But so concerted, and farcical, was the orchestration to find Ibori, a generous investor in Umaru Yar’Adua’s presidential run, blameless. In court, Mr. Isiakyu sometimes came across as part of Ibori’s defense team, rather than the prosecutor he, ostensibly, was. Under his captaincy, the prosecution produced no serious witness against Ibori. It was hardly a surprise since the EFCC had, in a punitive spree, reassigned all of its officers involved in investigating Ibori and producing the considerable rap sheet against him.
When Ibori’s lawyers asked the presiding judge to dismiss the case against their client, the prosecutor, in effect, seconded the motion. He told the press that the defense had made a strong, if not unassailable, case.
Of course, Ibori’s trial in Asaba was always conducted in the shadow of – and, it can be argued, in response to – a money laundering in a UK court against several of his associates, including a younger sister, a mistress, and his British lawyer. Mr. Aondoakaa, who’s made little secret of the fact that he works in tandem with Ibori’s team, made several moves to scuttle the case in London. He sent letters designed to assist Ibori’s associates’ defense to establish that the case against them was unfounded. He even wrote British authorities to testify that Ibori was an upstanding citizen with no whiff of scandal attaching to his person.
The British know better. In the early 1990s, Mr. Ibori was twice convicted by English courts for thefts – in one case, for possessing a stolen credit card. Only in Nigeria would such a character be catapulted, subsequently, into Government House, and handed the treasury of a state to manage as he wished.
The deal is that Judge Awokulehin’s verdict may well be the trump card that Ibori’s besieged associates need when their trial resumes in London. Here’s the simple equation: Since a Nigerian court has established that Ibori stole no money, then a case of money laundering against his associates is, perforce, illogical.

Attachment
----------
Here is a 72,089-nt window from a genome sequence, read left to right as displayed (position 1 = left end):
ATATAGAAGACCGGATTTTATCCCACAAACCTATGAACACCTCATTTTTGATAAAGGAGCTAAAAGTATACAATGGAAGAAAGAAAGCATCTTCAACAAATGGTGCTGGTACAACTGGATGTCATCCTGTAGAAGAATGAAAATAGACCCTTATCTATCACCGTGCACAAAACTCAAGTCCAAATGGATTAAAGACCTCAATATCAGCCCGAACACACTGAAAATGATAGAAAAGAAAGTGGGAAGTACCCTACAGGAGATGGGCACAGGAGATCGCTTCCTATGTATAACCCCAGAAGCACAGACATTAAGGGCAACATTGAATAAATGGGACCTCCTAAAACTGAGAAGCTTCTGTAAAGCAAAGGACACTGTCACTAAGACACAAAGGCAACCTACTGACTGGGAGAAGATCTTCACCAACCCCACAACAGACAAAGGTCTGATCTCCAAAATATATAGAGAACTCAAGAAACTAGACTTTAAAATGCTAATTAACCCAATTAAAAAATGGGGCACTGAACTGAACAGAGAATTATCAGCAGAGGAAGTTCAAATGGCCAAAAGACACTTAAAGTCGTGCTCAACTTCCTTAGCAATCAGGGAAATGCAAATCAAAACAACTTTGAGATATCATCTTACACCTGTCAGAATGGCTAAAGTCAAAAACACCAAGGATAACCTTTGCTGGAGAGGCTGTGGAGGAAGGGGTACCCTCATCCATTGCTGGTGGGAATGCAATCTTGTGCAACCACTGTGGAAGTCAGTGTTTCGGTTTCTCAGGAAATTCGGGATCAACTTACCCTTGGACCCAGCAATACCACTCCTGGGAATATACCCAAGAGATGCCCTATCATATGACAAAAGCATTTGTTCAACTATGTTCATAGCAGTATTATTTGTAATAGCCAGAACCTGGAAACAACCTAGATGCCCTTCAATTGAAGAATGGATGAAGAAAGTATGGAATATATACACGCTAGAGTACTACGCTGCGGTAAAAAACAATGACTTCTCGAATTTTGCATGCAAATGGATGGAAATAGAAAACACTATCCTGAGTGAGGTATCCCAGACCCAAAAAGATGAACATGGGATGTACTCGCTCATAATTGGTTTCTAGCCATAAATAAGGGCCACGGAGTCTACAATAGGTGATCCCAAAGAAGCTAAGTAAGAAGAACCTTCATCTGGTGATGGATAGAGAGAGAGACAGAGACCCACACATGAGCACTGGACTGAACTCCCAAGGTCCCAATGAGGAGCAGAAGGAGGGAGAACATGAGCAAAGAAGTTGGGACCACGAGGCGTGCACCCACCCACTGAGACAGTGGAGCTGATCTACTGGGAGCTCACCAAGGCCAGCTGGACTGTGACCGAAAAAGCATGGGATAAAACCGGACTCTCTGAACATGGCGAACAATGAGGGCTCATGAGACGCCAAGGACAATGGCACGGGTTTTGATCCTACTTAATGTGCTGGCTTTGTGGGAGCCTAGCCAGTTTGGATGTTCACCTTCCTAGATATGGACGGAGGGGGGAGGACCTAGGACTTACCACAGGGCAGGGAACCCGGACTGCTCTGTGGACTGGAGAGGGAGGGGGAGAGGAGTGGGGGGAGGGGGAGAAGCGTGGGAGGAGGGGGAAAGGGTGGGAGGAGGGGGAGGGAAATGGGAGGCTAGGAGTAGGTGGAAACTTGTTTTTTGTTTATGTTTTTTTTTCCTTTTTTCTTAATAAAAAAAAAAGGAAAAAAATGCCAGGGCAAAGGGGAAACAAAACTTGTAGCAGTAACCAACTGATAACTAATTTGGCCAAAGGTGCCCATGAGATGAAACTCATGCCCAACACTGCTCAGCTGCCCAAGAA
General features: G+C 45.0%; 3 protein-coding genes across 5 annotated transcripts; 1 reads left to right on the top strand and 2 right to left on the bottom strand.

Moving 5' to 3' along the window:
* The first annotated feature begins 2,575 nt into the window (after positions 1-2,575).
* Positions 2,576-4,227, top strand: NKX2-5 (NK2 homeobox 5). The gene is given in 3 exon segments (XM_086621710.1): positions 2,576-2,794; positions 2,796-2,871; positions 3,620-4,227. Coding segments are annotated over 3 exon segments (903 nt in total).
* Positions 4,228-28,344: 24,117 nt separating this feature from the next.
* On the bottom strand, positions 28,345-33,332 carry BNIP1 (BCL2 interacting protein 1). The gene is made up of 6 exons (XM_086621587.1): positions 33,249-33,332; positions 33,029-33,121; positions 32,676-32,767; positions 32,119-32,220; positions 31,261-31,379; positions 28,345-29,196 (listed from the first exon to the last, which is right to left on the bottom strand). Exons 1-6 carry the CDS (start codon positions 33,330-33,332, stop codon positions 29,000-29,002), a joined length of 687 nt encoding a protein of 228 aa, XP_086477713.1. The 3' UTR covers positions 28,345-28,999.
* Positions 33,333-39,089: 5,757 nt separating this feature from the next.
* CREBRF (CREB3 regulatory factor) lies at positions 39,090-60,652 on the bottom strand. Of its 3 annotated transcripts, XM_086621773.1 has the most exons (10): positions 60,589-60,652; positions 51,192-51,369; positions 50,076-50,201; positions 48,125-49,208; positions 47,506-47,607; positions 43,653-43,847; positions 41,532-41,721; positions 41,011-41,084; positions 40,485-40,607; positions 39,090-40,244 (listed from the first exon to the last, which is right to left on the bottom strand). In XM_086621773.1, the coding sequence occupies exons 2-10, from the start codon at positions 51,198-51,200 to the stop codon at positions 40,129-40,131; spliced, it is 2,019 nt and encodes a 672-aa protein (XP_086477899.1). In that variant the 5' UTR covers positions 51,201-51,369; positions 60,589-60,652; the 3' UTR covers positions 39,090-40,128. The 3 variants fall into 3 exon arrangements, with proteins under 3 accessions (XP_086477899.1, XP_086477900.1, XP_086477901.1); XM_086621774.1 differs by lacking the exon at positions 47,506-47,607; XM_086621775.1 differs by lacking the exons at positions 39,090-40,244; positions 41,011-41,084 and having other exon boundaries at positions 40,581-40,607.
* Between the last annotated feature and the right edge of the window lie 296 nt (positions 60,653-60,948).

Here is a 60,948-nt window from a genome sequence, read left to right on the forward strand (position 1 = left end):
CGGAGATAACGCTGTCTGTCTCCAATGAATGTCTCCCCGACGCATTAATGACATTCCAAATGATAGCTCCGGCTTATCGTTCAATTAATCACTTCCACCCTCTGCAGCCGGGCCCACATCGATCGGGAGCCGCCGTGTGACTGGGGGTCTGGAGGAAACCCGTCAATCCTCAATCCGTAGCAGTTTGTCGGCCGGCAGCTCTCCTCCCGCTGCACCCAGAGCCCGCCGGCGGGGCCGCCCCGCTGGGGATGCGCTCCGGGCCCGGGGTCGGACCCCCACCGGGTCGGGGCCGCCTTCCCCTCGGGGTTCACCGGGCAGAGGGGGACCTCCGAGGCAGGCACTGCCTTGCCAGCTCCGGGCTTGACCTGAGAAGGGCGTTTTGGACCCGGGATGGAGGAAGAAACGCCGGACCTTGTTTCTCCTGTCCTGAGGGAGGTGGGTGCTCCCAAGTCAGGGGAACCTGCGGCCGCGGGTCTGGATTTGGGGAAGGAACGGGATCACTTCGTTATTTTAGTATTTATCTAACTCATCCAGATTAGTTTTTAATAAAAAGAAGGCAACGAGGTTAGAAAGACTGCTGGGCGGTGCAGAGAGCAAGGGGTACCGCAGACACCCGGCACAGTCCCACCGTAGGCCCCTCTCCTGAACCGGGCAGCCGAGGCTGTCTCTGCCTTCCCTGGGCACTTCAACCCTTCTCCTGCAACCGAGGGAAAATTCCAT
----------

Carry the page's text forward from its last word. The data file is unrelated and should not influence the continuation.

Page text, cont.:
Two weeks ago, Mr. Princeton Lyman, a former American ambassador to Nigeria, told an audience at the Achebe Colloquium in Providence, Rhode Island, that Nigeria’s strategic assets and relevance had seriously eroded. Nigeria makes a further mockery of itself when its official organs organize a patently absurd and ill-disguised farce of a judicial game whose objective is to protect those who have worked hardest to keep Nigeria prostrate.
One of Mr. Aondoakaa’s favorite mantras is what he calls “rule of law.” For Nigerians, that phrase has become a transparently deformed joke. Somebody has tagged it, with pinpoint accuracy, as “ruse of law.” Nigerians have had some bad attorneys-general, but none to equal the notoriety of Mr. Aondoakaa. He leaves the impression of slipping into distress any time a Nigerian “thieftain’s” serenity was disturbed by the EFCC or the courts. He appears content to keep the company of, and be embedded with, those who may have contributed the most to the abortion of Nigeria’s promise.
Judge Awokulehin has rendered the kind of judgment that makes Aondoakaa’s day. Yet, with the Nigerian state coming ever closer to the edge of a precipice, the question begs to be asked: can the Aondoakaas of Nigeria afford a verdict so widely seen as a brazen case of legal manipulation?
In the long run, the “victory” for Ibori may backfire. Even the current leadership of the EFCC, not known for stern language, was compelled to call Awokulehin’s a “hazy judgment.” The agency argued, correctly in my view, that the verdict was “capable of deepening the menace of corruption in our country.” But is the EFCC in deadly earnest, or merely playing its part in a vast game of cover-up and deception? And can the Iboris of Nigeria get away, ultimately, with this game. My hunch tells me: No!